Although little is known about him, and he appears only in the Books of Chronicles, the Chronicler states that the events of Solomon's reign, as well as Iddo's prophecies concerning the rival king Jeroboam I of Israel were recorded in writing. The alleged records composed by Iddo are no longer extant. He is also credited with a history of King Rehoboam, and a history of his son King Abijah.
A tradition of identifying Iddo as being identical to the unnamed prophet of 1 Kings 13 can be found in the first-century (CE) Jewish historian Josephus, the fourth- and fifth-century Christian commentator Jerome], and the medieval Jewish commentator Rashi. The protagonist of 1 Kings 13 is identified simply as "a man of God." In 1 Kings 13, the unnamed prophet--as Iddo is said to have done elsewhere--prophesies against Jeroboam. After an unfortunate encounter with an older prophet, the "man of God" is killed by a lion as punishment for unwittingly disobeying a divine comment. The older prophet then used his own tomb as a burial place for the "man of God." The Books of Kings record that, 300 years later, during the reign of king Josiah, the king was engaged in the process of burning human bones to ritually defile Jeroboam's altar. During the trip to do so, Josiah noticed the tombstone of the "man of God," and when he asked was told that it was the tomb of the man who had predicted the destruction of Jeroboam's altar. Josiah ordered that the "man of God's" tomb be left unmolested in commemoration of his prophecy.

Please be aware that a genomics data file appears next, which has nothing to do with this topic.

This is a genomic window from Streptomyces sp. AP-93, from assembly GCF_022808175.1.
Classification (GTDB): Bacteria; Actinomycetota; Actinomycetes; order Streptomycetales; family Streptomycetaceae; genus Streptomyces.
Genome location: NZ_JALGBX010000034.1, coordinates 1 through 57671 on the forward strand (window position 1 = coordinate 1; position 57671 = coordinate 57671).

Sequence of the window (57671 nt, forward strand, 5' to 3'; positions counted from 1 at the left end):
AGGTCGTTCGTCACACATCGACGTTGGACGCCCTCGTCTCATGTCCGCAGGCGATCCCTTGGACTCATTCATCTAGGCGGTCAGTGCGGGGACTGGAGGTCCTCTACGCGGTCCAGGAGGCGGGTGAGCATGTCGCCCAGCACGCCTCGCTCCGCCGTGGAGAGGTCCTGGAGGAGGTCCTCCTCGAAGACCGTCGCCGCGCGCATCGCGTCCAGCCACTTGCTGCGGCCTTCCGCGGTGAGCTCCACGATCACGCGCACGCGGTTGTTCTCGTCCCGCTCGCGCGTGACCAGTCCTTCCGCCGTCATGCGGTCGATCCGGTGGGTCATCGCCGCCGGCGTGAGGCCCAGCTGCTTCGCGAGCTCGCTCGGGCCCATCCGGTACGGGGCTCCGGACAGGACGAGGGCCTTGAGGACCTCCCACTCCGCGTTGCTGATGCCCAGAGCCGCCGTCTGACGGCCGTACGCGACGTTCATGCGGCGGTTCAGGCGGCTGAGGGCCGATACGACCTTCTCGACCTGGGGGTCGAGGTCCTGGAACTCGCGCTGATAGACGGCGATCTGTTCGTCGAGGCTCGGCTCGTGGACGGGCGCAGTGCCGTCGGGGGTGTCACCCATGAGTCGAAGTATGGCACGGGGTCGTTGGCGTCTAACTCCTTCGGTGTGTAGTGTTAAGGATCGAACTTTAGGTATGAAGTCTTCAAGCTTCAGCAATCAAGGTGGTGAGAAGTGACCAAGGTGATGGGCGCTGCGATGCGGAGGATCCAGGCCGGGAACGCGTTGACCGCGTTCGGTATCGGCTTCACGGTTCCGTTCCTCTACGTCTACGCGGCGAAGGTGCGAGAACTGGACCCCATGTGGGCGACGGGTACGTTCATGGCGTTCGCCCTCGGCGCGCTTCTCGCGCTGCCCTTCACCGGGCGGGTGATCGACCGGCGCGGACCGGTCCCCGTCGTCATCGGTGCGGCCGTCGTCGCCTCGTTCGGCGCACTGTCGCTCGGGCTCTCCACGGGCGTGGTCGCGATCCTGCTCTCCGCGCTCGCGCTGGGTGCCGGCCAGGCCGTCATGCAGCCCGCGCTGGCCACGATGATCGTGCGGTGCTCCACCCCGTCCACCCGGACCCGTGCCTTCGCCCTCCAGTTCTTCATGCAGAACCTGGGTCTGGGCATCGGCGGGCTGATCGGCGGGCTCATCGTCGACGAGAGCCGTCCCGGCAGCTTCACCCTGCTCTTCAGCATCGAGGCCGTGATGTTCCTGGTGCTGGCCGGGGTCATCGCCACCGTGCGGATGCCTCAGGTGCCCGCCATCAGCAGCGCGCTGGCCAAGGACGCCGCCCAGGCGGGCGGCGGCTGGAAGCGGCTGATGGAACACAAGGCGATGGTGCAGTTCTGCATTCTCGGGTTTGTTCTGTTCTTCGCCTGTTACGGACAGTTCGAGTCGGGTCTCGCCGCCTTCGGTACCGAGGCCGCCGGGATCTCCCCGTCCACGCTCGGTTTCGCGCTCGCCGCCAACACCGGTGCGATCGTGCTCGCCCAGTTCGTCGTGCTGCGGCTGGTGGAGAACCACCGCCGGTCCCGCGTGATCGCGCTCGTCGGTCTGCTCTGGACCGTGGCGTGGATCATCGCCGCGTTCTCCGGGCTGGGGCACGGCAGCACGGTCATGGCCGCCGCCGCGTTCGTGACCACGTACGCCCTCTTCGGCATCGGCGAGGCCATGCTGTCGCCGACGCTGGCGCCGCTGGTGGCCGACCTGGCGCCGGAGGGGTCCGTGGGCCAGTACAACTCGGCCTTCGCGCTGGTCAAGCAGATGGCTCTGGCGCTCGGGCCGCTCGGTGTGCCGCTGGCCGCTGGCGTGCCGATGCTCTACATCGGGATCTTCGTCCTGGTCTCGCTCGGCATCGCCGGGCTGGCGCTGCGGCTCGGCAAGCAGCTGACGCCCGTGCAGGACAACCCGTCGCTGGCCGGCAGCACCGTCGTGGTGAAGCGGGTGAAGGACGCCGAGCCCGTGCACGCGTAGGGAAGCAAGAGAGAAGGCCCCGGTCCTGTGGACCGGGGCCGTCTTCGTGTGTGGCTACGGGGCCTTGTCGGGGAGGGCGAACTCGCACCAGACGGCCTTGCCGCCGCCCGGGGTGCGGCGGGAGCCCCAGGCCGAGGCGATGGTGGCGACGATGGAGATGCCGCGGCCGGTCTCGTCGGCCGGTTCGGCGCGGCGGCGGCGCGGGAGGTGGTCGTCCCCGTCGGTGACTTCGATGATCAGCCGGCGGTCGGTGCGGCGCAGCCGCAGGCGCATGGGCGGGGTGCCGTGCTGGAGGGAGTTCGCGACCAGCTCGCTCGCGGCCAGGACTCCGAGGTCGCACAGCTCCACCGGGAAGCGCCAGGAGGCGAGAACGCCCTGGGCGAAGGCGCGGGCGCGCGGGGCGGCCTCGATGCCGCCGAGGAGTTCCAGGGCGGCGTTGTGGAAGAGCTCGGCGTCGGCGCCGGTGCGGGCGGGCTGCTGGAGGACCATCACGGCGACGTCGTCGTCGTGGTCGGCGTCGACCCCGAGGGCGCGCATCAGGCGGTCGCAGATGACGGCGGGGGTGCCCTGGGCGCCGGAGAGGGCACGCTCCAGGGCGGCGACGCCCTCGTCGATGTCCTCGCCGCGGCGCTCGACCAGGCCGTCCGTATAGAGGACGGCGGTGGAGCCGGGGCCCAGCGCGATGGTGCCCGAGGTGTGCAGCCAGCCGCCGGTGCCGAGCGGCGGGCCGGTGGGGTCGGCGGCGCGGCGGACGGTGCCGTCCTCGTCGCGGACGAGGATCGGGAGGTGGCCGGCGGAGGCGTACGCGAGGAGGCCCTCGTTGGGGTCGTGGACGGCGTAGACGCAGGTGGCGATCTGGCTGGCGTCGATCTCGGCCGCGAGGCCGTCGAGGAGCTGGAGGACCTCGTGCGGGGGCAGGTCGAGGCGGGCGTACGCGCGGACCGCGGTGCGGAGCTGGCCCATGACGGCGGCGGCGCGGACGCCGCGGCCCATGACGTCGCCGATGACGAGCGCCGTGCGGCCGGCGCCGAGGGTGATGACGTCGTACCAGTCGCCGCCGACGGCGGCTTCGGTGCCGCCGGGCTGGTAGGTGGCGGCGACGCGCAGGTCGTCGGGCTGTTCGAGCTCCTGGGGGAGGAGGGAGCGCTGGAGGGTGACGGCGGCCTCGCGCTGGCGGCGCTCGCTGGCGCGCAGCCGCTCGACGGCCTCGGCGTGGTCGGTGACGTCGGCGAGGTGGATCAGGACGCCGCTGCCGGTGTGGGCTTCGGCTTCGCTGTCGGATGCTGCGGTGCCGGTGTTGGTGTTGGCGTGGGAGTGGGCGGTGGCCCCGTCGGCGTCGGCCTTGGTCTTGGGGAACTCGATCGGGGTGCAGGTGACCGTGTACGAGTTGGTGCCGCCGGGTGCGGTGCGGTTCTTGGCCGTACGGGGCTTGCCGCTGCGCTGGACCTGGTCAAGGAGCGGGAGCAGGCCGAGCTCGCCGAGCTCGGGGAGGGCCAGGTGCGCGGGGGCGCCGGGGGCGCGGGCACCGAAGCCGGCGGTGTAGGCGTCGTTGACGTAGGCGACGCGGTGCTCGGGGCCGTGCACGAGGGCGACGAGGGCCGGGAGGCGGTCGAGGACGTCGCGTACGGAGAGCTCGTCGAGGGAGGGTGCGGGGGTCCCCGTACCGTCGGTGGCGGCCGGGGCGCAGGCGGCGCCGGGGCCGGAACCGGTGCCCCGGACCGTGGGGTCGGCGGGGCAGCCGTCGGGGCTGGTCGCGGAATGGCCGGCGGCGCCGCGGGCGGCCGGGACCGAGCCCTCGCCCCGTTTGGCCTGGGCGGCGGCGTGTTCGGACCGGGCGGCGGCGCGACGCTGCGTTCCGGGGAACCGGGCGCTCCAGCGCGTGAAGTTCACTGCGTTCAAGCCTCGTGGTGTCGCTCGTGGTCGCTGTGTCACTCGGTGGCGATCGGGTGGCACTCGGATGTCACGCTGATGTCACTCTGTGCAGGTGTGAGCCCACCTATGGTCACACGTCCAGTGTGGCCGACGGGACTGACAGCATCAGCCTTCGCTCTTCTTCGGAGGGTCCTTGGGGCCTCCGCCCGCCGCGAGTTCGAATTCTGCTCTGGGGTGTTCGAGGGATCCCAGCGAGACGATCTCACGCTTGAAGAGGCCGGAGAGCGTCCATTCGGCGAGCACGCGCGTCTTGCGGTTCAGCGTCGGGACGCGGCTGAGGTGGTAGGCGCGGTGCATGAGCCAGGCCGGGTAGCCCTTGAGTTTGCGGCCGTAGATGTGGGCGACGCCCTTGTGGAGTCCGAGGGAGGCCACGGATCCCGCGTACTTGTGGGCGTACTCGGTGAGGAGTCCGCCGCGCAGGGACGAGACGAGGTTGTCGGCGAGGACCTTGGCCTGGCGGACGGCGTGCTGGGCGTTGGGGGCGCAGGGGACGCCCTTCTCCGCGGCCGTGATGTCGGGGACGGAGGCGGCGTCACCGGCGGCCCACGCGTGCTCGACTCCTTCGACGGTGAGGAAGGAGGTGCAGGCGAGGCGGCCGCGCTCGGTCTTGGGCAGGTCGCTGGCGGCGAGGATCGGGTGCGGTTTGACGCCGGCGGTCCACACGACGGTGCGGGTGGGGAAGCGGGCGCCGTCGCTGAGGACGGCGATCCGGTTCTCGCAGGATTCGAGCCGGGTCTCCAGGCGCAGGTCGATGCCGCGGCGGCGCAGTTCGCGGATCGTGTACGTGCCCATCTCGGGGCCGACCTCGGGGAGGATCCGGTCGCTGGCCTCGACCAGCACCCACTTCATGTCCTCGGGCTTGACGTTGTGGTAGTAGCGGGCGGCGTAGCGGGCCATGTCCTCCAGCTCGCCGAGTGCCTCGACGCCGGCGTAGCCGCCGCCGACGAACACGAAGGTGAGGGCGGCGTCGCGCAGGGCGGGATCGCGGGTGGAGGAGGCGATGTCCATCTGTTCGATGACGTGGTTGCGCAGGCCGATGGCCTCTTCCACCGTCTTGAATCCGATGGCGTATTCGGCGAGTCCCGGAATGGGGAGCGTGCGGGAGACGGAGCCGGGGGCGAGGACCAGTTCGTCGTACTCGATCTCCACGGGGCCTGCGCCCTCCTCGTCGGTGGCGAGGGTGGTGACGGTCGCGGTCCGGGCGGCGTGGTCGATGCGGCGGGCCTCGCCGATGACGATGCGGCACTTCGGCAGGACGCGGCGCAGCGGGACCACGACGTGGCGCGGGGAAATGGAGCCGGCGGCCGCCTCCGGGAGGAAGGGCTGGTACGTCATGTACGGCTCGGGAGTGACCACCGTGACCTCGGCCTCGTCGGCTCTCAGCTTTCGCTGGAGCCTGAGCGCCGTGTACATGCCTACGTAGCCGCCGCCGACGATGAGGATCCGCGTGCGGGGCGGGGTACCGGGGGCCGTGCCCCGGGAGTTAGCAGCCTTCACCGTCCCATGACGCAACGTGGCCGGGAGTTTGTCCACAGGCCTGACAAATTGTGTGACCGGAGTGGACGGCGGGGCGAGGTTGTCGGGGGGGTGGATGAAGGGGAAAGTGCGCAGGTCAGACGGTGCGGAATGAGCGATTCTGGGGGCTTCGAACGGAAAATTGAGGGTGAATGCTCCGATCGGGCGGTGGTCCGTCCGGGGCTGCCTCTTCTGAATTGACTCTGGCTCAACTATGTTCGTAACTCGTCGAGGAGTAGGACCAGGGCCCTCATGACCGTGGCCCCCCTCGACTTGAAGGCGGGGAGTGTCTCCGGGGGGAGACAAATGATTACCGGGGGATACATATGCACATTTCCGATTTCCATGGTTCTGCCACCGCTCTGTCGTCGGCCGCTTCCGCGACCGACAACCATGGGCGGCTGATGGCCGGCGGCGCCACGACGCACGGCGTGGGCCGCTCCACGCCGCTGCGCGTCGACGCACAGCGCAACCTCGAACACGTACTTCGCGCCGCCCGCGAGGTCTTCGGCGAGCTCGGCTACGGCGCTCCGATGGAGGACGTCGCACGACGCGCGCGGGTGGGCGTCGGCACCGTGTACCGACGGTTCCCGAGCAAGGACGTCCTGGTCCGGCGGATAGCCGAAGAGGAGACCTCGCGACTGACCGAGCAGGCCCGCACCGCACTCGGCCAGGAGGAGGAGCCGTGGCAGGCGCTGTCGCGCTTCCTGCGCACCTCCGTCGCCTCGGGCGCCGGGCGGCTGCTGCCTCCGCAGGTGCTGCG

Another Iddo is mentioned in Ezra 8:17 as the chief man at the place Casiphia. Ezra requests assistance from Iddo and his brethren to bring servants for the Temple. It is this Iddo Ezra refers to when he calls the prophet Zechariah a "son of Iddo" in Ezra 5:1 and 6:14. The Book of Zechariah 1:1 and 1:7 mention Iddo as the paternal grandfather of Zechariah.